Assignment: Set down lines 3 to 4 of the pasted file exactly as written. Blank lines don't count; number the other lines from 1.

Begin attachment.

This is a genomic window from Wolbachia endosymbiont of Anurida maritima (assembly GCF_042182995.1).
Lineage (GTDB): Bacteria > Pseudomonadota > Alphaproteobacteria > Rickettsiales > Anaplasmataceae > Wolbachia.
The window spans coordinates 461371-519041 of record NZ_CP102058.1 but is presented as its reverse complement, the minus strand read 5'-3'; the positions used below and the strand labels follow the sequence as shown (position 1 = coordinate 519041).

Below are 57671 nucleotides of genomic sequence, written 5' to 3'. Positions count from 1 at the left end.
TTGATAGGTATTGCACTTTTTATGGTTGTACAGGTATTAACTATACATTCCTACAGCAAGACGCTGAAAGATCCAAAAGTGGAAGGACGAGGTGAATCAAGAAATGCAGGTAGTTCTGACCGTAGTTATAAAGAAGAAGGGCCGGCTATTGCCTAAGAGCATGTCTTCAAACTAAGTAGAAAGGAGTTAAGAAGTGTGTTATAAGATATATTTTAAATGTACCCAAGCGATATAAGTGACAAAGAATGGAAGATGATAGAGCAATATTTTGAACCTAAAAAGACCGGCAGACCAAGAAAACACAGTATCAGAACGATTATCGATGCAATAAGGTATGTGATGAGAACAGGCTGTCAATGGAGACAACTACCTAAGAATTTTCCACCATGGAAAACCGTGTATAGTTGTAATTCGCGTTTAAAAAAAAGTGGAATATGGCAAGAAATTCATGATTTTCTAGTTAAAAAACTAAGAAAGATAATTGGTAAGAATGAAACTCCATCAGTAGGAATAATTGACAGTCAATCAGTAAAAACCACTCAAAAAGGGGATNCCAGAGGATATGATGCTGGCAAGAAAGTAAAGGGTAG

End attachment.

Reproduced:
The window spans coordinates 461371-519041 of record NZ_CP102058.1 but is presented as its reverse complement, the minus strand read 5'-3'; the positions used below and the strand labels follow the sequence as shown (position 1 = coordinate 519041).

Below are 57671 nucleotides of genomic sequence, written 5' to 3'. Positions count from 1 at the left end.